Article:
Congenital anomaly characterized by a reduced number of cervical vertebrae or multiple hemivertebrae fused into a single osseous mass, producing a short and wide neck with limited motion. A low hairline is another constant characteristic.
A long list of associated features includes torticollis, facial asymmetry, scoliosis and kyphosis; difficulty in breathing and swallowing, cleft palate, micrognathia, mental retardation, deafness, strabismus, nystagmus, spastic quadriplegia, synkinesis, ataxia, anaesthesia, paraesthesia, and various muscle abnormalities.
Females prevalently affected (65%). The severe form of this syndrome is known as iniencephaly. When associated with the Bonnevie-Ullrich syndrome, it is called the Nielsen disease. The aetiology is unknown. Autosomal dominant or recessive disorder with various degree of penetrance.
Victor Albrecht von Haller (1708-1777) in 1743 and Giovanni Battista Morgagni (1682-1771) in 1746 described the anatomic features of the condition. It was probably first described in 1893 by Sir Jonathan Hutchinson (1828-1913) and Klippel-Feil in 1912 gave a comprehensive interpretation of the subject.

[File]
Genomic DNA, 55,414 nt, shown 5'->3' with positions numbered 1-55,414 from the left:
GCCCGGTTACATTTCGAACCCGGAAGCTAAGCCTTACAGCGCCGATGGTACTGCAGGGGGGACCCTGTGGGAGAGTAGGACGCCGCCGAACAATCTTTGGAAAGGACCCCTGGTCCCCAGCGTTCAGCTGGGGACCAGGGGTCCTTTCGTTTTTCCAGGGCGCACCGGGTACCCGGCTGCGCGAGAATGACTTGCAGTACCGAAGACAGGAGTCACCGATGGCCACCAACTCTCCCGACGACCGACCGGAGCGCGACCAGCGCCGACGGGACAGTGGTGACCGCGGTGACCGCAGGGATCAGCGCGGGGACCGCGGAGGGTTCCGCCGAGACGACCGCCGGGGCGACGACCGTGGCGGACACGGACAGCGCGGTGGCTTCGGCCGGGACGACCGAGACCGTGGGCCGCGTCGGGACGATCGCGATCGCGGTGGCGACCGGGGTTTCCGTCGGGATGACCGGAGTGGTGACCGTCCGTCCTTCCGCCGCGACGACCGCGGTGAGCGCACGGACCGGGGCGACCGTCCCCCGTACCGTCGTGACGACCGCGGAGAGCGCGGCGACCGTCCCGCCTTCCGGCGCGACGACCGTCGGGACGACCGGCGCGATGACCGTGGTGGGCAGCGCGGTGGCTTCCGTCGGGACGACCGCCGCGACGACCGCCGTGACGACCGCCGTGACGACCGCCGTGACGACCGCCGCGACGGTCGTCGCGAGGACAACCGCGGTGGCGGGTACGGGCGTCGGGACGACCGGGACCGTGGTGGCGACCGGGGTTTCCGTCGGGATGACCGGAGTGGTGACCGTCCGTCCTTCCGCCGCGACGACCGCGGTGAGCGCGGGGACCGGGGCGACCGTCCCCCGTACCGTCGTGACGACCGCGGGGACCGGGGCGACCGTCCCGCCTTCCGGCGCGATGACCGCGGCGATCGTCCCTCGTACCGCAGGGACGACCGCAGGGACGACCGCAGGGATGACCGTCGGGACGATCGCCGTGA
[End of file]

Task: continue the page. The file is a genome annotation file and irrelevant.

Nielsen’s syndrome is a combination of Klippel-Feil syndrome and Bonnevie-Ullrich syndrome (pterygium colli).
- A. von Haller:
Icones anatomicae quibus praecipuae aliquae partes corporis humani delineatae proponutur et arterianum potissimum historia continuatr.
8 parts, Gottingae, A. Vandenhoeck, 1743-1756.
- M. Klippel, A. Feil:
Un cas d'absence des vertèbres cervicales avec cage thoracique remontant jusqu’ à la base du crâne (cage thoracique cervicale).
Nouvelle iconographie de la Salpêtrière, Paris, 1912; 25: 223-250.
English translation in Bick, Classics of Orthopaedics, 511-516.